8. A contact according to claim 5, including a single flexible spring (6) and a guidance and thrust piece (150) for said male contact, said guidance and thrust piece facing said flexible spring.
9. A contact according to claim 5, wherein said tail portion (5, 5') has at least one radial projection (11) extending inwards and engaged in a housing (12) of said internal plug (4) for axial retention purposes.
The present invention relates to female type contacts for an electrical connector, each contact having at least one elongate flexible spring extending substantially axially and spaced apart from the axis of the contact, the spring being elastically deformable in a transverse direction when an associated male type contact is inserted or extracted.
More particularly, but not exclusively, the invention relates to contacts for connectors that are intended for space applications, which contacts, given the special characteristics of to the space environment (vacuum, weightlessness, large temperature differences, impossibility of corrective maintenance), must satisfy requirements of high reliability, long useful like, and as great a reduction as possible in the forces required for insertion and extraction.
Various "split-tube" contacts of the above-specified type are known in which the tube structure makes it difficult to control the insertion/extraction force, in particular because of excessive tolerance ranges. It is therefore necessary to sort contacts so as to eliminate those which are out-of-range.
In addition, presently manufactured flexible spring contacts do not provide a sufficient safety margin. This drawback is a direct result of the structure and the method of manufacture used for the flexible springs currently in use. The contact end of a spring is obtained by folding a metal part that was initially rectilinear in the longitudinal direction. When the contact end is subjected to radial resilient forces during insertion/extraction operations, it pivots relative to the fixing portion via a fold that acts as a hinge. As a result, stresses are concentrated and the metal is subjected to considerable stress at the fold, which means that its safety factor is insufficient for certain applications, such as space applications.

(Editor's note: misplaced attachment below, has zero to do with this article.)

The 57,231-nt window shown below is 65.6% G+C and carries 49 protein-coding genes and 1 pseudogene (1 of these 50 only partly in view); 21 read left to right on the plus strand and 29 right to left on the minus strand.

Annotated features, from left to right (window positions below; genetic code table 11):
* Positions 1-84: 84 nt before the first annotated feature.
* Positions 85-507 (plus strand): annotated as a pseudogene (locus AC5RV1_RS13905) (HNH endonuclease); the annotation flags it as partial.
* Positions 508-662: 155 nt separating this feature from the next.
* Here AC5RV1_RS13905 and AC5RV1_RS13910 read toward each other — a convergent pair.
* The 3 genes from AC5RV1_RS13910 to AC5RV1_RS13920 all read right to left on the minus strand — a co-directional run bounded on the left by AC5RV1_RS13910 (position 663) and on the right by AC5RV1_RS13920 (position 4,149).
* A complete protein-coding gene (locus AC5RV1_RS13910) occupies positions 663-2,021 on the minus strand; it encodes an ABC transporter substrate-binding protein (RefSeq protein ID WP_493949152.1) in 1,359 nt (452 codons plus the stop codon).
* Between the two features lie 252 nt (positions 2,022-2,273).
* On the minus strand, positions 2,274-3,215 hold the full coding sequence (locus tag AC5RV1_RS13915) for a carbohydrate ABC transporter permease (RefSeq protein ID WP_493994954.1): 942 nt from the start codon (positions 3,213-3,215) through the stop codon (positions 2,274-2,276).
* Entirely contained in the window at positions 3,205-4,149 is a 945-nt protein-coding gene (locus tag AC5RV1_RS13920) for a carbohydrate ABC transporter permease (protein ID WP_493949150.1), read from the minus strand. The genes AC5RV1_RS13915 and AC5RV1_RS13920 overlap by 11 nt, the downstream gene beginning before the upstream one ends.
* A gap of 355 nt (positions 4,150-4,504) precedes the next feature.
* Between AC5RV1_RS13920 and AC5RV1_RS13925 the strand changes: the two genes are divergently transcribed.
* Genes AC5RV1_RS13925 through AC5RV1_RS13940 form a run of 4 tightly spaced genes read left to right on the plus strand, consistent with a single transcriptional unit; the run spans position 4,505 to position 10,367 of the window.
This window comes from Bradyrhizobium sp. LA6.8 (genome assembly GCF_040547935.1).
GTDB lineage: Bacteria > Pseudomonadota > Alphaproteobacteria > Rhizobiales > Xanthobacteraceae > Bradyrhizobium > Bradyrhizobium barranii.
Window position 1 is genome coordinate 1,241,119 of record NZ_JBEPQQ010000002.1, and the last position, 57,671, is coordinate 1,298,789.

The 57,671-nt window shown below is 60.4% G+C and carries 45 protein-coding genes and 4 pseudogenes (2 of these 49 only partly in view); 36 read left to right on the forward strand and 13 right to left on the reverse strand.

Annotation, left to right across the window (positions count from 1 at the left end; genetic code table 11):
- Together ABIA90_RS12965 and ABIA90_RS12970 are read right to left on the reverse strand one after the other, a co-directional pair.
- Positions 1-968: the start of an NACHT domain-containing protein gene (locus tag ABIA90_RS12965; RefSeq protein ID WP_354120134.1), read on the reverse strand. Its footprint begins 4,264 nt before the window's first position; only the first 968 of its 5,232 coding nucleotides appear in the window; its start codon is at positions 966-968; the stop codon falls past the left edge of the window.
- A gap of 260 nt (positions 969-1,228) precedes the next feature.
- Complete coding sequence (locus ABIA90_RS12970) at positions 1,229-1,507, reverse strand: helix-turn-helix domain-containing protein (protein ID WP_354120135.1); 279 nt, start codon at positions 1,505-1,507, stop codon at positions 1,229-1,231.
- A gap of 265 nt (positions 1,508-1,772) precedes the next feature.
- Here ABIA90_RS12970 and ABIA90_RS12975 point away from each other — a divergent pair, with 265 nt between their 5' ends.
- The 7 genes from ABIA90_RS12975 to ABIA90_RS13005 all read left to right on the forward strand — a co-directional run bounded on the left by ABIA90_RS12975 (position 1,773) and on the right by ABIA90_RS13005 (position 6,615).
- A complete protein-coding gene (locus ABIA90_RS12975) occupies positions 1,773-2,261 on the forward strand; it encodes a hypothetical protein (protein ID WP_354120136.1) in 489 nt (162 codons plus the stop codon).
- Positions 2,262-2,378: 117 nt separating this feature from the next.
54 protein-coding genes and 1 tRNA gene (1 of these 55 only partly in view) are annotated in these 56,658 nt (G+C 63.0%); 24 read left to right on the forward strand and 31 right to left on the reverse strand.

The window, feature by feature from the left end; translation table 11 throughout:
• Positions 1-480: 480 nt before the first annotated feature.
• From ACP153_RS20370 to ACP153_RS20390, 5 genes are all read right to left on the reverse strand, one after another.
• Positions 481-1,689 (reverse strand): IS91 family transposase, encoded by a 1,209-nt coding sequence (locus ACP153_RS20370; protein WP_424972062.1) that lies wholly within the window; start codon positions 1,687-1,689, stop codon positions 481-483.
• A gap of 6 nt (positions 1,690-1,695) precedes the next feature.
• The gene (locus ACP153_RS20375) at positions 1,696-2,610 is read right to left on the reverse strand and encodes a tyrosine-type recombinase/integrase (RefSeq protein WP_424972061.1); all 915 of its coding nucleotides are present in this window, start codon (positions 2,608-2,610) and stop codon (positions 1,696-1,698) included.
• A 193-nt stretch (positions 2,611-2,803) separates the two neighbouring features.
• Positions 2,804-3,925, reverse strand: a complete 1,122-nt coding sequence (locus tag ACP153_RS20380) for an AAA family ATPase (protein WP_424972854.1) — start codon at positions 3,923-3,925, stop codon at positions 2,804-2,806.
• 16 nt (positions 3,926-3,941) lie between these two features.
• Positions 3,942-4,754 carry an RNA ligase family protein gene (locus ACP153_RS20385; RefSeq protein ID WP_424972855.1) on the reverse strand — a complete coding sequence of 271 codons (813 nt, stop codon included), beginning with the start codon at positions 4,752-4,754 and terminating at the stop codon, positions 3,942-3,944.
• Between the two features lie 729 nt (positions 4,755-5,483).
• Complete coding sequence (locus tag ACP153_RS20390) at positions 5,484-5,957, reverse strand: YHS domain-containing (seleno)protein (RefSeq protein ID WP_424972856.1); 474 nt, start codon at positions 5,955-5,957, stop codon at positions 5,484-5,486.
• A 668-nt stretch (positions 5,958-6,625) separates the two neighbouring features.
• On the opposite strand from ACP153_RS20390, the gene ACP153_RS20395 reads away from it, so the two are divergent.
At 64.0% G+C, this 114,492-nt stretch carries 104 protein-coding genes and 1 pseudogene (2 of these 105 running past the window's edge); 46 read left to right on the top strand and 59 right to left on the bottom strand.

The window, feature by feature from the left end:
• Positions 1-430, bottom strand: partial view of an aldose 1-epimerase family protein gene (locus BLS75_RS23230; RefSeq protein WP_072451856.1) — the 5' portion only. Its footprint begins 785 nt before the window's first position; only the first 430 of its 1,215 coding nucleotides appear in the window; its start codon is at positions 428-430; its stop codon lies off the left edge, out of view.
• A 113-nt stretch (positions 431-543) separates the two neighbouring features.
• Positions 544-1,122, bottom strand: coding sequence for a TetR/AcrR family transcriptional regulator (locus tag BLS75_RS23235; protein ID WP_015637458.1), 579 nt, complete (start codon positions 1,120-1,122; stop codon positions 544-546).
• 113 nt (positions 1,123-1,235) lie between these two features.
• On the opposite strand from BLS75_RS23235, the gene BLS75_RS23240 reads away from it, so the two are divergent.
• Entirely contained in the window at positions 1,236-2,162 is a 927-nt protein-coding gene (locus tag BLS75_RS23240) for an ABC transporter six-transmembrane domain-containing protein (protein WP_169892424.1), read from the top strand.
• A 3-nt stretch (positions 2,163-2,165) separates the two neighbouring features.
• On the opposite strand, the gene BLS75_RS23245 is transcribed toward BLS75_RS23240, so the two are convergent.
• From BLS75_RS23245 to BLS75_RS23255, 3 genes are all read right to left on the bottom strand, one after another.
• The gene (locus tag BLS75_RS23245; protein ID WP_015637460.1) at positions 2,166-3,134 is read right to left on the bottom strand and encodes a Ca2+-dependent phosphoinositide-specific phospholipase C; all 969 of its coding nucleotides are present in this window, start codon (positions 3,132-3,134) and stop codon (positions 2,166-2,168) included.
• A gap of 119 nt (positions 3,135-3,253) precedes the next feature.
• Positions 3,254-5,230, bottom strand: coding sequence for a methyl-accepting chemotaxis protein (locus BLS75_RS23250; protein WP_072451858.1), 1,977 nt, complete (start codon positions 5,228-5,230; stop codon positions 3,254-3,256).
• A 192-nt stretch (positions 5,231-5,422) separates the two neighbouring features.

Furthermore, in a flexible spring contact organized in that way, only the contact end is displaceable and it alone determines the force bearing against the pin of the male contact with which it is required to co-operate (the bearing force being determined in particular by its length and its slope), thereby determining the insertion/extraction force. The remainder of the spring is not involved in determining said force, and as a result, when considered overall, the spring is too rigid for it to be possible to obtain an insertion/extra ction force that is as small as could be desired for making it easy to operate connectors having a large or a very large number of contacts.
It is a particular object of the invention to remedy the above-described drawbacks of present flexible spring electrical contacts so as to enable them to be more satisfactory as regards reliability, useful life, and magnitude of insertion/extraction force, in particular for special applications such as use in the space environment.
To this end, the present invention provides a female type electrical contact for an electrical connector, the contact including at least one elongate flexible spring extending substantially axially with an offset from the axis of the contact, and being elastically deformable transversely,
essentially characterized in that said flexible spring comprises:
a tail portion engaged in a support;
a front contact portion designed to bear against a male type contact when inserted in said female contact;
an intermediate portion situated between the tail portion and the front portion of the contact, which intermediate portion is curved longitudinally towards the axis of the contact with curvature of large radius and without any fold, and is suitable for bending elastically in the transverse direction when a male type contact is inserted; and